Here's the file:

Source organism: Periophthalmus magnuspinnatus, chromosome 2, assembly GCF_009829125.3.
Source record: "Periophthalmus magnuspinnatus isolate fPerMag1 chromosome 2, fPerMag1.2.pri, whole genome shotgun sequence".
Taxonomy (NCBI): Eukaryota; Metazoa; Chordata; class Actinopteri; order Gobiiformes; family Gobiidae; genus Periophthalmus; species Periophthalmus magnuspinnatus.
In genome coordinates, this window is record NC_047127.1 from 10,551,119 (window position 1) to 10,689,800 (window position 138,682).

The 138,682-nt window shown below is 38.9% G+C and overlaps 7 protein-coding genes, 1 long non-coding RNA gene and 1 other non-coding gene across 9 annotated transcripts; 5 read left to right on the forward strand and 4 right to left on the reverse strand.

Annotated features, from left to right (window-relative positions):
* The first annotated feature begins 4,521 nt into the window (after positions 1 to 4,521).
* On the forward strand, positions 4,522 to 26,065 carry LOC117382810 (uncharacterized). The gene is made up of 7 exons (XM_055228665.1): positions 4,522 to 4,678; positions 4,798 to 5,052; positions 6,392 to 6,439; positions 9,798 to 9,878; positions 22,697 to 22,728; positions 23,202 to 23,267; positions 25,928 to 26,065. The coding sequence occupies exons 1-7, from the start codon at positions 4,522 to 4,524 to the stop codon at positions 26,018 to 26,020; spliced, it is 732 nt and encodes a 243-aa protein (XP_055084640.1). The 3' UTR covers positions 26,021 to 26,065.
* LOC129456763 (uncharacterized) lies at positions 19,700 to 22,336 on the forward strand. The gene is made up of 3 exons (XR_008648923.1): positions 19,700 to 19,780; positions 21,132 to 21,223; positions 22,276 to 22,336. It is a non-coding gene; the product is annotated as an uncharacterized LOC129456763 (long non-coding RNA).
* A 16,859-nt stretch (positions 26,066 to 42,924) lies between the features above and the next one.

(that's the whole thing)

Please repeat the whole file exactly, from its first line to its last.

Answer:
Source organism: Periophthalmus magnuspinnatus, chromosome 2, assembly GCF_009829125.3.
Source record: "Periophthalmus magnuspinnatus isolate fPerMag1 chromosome 2, fPerMag1.2.pri, whole genome shotgun sequence".
Taxonomy (NCBI): Eukaryota; Metazoa; Chordata; class Actinopteri; order Gobiiformes; family Gobiidae; genus Periophthalmus; species Periophthalmus magnuspinnatus.
In genome coordinates, this window is record NC_047127.1 from 10,551,119 (window position 1) to 10,689,800 (window position 138,682).

The 138,682-nt window shown below is 38.9% G+C and overlaps 7 protein-coding genes, 1 long non-coding RNA gene and 1 other non-coding gene across 9 annotated transcripts; 5 read left to right on the forward strand and 4 right to left on the reverse strand.

Annotated features, from left to right (window-relative positions):
* The first annotated feature begins 4,521 nt into the window (after positions 1 to 4,521).
* On the forward strand, positions 4,522 to 26,065 carry LOC117382810 (uncharacterized). The gene is made up of 7 exons (XM_055228665.1): positions 4,522 to 4,678; positions 4,798 to 5,052; positions 6,392 to 6,439; positions 9,798 to 9,878; positions 22,697 to 22,728; positions 23,202 to 23,267; positions 25,928 to 26,065. The coding sequence occupies exons 1-7, from the start codon at positions 4,522 to 4,524 to the stop codon at positions 26,018 to 26,020; spliced, it is 732 nt and encodes a 243-aa protein (XP_055084640.1). The 3' UTR covers positions 26,021 to 26,065.
* LOC129456763 (uncharacterized) lies at positions 19,700 to 22,336 on the forward strand. The gene is made up of 3 exons (XR_008648923.1): positions 19,700 to 19,780; positions 21,132 to 21,223; positions 22,276 to 22,336. It is a non-coding gene; the product is annotated as an uncharacterized LOC129456763 (long non-coding RNA).
* A 16,859-nt stretch (positions 26,066 to 42,924) lies between the features above and the next one.